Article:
March 26 (Bloomberg) -- Rice exports from India, the world’s second-largest grower, are poised to reach a record for a second year as the harvest may rebound on normal monsoon rain, potentially widening a global surplus.
Shipments will climb 5 percent to 10.5 million metric tons in the year beginning April, according to the median of estimates from six exporters, a government official and an industry executive compiled by Bloomberg. Output may jump to an all-time high of 110 million tons in the season beginning July, according to Vijay Setia, a former president of the All India Rice Exporters Association.
Surging exports from India may add to global food supplies as farmers from Vietnam to China are preparing to plant a record rice crop. Stockpiles in Thailand have surged to an all-time high as the government buys supplies from farmers, while exports from Myanmar and Cambodia have expanded. The glut may further curb world food costs which tumbled for five straight months through February.
“Prices may be depressed if Thailand starts putting a lot of supply in the market and India continues its exports,” said Concepcion Calpe, the secretary of the United Nations’ Food & Agriculture Organization’s inter-governmental rice group, who has tracked the market since 1998. “Vietnam has a lot of supplies and Myanmar is also trying to gain more markets.”
Global production of rice, the staple for half the world, will climb 1.2 percent to 472 million tons next year, while stockpiles in five largest shippers are estimated at 38 million tons, equals to one year of imports, according to International Grains Council data. World inventories are forecast at a record 171 million tons in 2012-2013 as supply beats consumption for an eighth season, according to the FAO.
The monsoon, which accounts for more than 70 percent of India’s annual rainfall, will be normal for the third time in four years in 2013 and chances of a drought are only 4 percent, according to Jatin Singh, chief executive of Skymet Weather Services Pvt., who correctly predicted a drought in 2009. That may boost rice planting, according to Setia.
“There is no reason why we cannot boost exports next year when monsoon will be normal,” Setia said. Shipments reached a record even after a drought cut output in 2012-2013, he said. Production may drop to 101.8 million tons in the year ending June from 105.3 million tons a year earlier, according to the farm ministry.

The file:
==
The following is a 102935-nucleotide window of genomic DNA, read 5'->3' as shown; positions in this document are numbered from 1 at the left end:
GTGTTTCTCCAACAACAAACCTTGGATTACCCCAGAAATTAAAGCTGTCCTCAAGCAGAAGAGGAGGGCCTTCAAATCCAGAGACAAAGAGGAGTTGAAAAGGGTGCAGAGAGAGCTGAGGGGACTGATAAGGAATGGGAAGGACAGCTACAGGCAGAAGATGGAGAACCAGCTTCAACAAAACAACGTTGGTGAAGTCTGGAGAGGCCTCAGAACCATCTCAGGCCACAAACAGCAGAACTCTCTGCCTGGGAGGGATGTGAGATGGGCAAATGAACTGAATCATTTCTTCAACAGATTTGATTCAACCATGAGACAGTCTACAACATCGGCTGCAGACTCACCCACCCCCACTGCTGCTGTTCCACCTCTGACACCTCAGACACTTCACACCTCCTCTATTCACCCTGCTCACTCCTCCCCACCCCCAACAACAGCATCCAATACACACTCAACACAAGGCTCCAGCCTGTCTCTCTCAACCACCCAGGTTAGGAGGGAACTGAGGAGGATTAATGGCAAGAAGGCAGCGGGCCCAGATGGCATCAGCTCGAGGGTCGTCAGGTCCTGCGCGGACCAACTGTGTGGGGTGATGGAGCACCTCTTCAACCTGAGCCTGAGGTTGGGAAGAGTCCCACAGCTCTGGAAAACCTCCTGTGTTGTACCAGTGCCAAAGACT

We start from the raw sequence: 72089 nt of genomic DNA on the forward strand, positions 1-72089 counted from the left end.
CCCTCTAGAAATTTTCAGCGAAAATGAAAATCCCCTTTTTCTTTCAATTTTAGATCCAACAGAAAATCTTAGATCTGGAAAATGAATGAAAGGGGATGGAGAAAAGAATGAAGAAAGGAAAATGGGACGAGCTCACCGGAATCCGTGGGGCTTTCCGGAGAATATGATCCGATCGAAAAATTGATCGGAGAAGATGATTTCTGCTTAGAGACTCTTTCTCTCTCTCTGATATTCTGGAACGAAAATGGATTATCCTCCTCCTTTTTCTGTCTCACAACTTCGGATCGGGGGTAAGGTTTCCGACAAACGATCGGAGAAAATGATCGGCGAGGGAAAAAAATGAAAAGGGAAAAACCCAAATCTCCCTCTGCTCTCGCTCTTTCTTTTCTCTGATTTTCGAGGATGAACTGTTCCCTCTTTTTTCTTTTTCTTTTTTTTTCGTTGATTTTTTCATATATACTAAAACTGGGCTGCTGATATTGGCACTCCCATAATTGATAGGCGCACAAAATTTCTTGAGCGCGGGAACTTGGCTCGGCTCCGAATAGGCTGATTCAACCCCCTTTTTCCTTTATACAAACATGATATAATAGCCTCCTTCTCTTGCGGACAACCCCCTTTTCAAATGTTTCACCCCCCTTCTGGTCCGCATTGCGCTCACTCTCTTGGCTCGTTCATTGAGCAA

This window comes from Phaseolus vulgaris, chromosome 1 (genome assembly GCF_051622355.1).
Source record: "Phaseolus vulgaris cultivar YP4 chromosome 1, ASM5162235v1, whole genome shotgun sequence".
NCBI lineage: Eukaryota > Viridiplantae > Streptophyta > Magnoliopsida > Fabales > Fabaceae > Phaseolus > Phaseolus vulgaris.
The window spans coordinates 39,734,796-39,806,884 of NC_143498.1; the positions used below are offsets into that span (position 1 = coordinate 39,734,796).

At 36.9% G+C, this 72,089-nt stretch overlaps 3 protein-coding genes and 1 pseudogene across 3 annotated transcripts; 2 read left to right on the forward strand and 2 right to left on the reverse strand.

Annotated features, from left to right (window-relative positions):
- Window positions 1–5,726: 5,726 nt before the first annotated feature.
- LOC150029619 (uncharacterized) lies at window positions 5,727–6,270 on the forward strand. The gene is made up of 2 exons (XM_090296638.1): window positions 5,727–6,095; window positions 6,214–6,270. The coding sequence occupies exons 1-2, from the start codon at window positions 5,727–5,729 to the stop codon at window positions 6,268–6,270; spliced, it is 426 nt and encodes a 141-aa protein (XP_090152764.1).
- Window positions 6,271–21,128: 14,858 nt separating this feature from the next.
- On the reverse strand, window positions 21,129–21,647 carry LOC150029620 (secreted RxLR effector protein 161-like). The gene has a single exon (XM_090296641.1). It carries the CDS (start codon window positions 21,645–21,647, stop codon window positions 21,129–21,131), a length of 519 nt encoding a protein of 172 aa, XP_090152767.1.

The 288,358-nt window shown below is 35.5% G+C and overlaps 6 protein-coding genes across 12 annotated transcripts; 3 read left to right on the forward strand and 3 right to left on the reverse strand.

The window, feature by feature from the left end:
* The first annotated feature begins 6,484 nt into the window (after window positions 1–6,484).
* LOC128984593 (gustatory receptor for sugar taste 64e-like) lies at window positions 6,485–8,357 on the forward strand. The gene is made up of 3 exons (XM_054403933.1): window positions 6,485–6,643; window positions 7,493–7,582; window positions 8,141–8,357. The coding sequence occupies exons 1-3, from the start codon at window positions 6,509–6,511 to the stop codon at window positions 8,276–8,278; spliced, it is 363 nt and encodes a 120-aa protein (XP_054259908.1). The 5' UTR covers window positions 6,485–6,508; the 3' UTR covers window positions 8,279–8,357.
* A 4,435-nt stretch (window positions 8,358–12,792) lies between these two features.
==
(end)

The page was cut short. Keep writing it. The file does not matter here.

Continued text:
Shipments from India may fall if Thailand decides to offload its stockpiles, said R. Sundaresan, executive director at the rice exporters association.
Stockpiles in Thailand jumped after Prime Minister Yingluck Shinawatra started buying from farmers in 2011, fulfilling an election pledge to boost rural incomes. The country may run out of warehouse space as reserves jump 40 percent to a record 18.2 million tons, according to the United Nations.
Prices in Vietnam, an Asian benchmark, will drop 6.6 percent by December to $377.50 a ton, the lowest level since 2010, based on the median of 10 trader estimates published by Bloomberg on March 5. Rough-rice futures traded on the Chicago Board of Trade, which have declined 1.6 percent this year, traded little changed at $14.940 per 100 pounds today.
“If prices fall, the African countries and the Near East markets will benefit and it could even be that there will be increased flow of Asian rice into Latin America,” Calpe said.
Exports from Myanmar, formerly the largest shipper, gained to 600,000 tons in 2012-2013 from 388,000 tons a decade ago, according to the U.S. Department of Agriculture data. Cambodia’s overseas trade may total 975,000 tons this year from 10,000 tons in 2002-2003.
India is exporting rice mainly to Africa and Bangladesh at about $395 a ton, while the premium basmati rice is sold at about $990 per ton to the Middle East, Iran and Europe, according to data from state-run Agricultural and Processed Food Products Export Development Authority. Basmati exports account for about 25 percent of total sales, the data showed.
India’s exports will depend on monsoon and domestic requirement to run a food security bill, said Samarendu Mohanty, a senior economist at the Philippines-based International Rice Research Institute. Any decline in shipments from India will be met by increased sales from Thailand, which will nullify the impact on prices, he said.
India’s cabinet on March 19 approved changes to the food security bill that grants 67 percent of the population the right to buy grains at subsidized rates. The government will need 61.2 million tons of grains to implement the bill, which seeks to guarantee 5 kilograms (11 pounds) of grain a month per person.
To contact the editor responsible for this story: James Poole at firstname.lastname@example.org